By Scott MacFaden
The madness of the holiday season is now upon us, and so as a public service we at Wildlands Trust thought it appropriate to offer some suggestions to those of you who might be searching for creative gift ideas.
All of the works referenced below explore, and in some cases enhance, the interrelatedness of people and landscape, and were created by people who have some past or present involvement with the conservation field.
The Wild Places
The Old Ways
Robert MacFarlane, Author
Mr. MacFarlane is a fellow at Emmanuel College, Cambridge, England, and the author of multiple books exploring the connections between cultures, landscapes, and language.
The Wild Places has as its basis a seemingly simple question: are there any places left in Scotland, Ireland, England, and environs that could possibly qualify as a “wild” place, acknowledging that defining “wild” is a wholly subjective enterprise? MacFarlane explores this question with a profound curiosity, good humor, and a keen eye for detail, and his conclusions may surprise you. While the book has a particular geographic focus, it also speaks to universal themes that transcend the limitations of that focus. At the same time, if you have ever been to or wish to visit any of the places MacFarlane explores, you will appreciate this book all the more.
While primarily centered on the British Isles, in the Old Ways MacFarlane expands his geographic focus this time around to encompass Spain, the Middle East, and the Himalayas.
Ever the active and enthusiastic participant and never a mere observer, he sets boots to ground to explore a fascinating variety of “old ways”, including the “Broomway” in southeast coastal England, a muddy but somewhat walkable path at low tide which transforms to a very dangerous trek indeed at high tide. For the Broomway and all the other places MacFarlane explores on his journey, he educates us about their history while also affirming their contemporary relevance.
In addition to his authorial and pedagogical pursuits, Mr. MacFarlane is a founding trustee of Action for Conservation, a UK-based group that works to connect youth with the outdoors.
The Year of the Turtle
David Carroll, Author and Illustrator
Moving much closer to home, this trio of books by acclaimed naturalist, fervent wetlands advocate, author, and illustrator David Carroll comprises a so-called “wet sneaker trilogy”. Based in New Hampshire but at one time a resident of the South Shore, Carroll brings to his explorations a scientist’s rigor and eye for detail and an artist’s passion and enthusiasm—an unusual and invigorating combination.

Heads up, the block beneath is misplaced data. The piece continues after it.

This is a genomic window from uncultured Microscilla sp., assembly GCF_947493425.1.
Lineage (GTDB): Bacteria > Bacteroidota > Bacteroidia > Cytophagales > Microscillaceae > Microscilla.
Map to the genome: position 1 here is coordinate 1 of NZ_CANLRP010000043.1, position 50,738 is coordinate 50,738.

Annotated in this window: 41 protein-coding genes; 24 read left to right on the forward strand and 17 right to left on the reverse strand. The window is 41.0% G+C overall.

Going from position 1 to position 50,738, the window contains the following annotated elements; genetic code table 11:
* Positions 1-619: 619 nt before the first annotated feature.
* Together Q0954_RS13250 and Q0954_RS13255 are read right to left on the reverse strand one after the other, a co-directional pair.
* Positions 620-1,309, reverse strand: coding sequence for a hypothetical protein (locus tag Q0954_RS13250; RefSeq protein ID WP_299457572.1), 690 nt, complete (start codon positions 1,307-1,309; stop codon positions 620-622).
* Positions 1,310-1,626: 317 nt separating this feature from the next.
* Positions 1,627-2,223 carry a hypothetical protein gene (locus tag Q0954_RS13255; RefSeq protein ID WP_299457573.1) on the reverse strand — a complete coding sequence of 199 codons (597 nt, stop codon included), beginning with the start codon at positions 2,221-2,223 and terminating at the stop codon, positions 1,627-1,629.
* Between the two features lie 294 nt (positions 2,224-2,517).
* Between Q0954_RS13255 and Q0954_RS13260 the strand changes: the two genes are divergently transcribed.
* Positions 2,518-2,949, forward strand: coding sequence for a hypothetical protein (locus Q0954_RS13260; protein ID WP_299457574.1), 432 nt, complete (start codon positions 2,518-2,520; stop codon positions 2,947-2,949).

You will almost certainly see and experience wetland ecosystems differently, and more acutely and appreciatively, after reading these books and engaging with their many vivid illustrations.
Mr. Carroll has worked with public conservation entities on a variety of initiatives, including conducting ecological assessments for the endangered species programs of New Hampshire, Vermont, and Maine.
John Luther Adams, Composer
Prior to crafting his nearly forty-year career as one of America’s most creative and free-thinking composers, Mr. Adams was one of us—yes, a practicing environmental professional in Alaska. Among other pursuits, he was the Executive Director of the Northern Alaska Environmental Center, and was involved in advocating for the Alaska National Interest Lands Conservation Act, which expanded the Arctic National Wildlife Refuge. While his departure from our field was a loss, he has more than made up for that with his contributions to America’s musical canon.
Mr. Adams’ works are informed by and reflect his deep environmental ethic. He has said that “my music is a way of making us more present in the world”. While we would wholeheartedly recommend any of the works in his now-expansive oeuvre, for now we direct your attention to two recent works—Become Ocean and Inuksuit.
Become Ocean is a grand-scale symphonic composition that won the Pulitzer Prize for music in 2014, and is a powerful and compelling musical meditation on how humans are affecting the planet’s ecosystems, particularly oceans. The Seattle Symphony recorded the work, and it has been widely performed across the United States.
Inuksuit is a very different type of composition—a percussion-based piece for anywhere from 9 to 99 percussion instruments/ensembles, dispersed across the given performance space. The exact number of percussion pieces is left to the discretion of the performance’s sponsors and performers.
Most interestingly, Inuksuit is intended to be performed outside, with whatever ambient conditions then prevailing becoming part of that particular performance. The piece has been performed across the United States and in Canada and Australia, and in 2016 Arnold Arboretum hosted a performance of the work to considerable acclaim. We at the Trust have great interest in possibly sponsoring a local performance at some point in the next few years.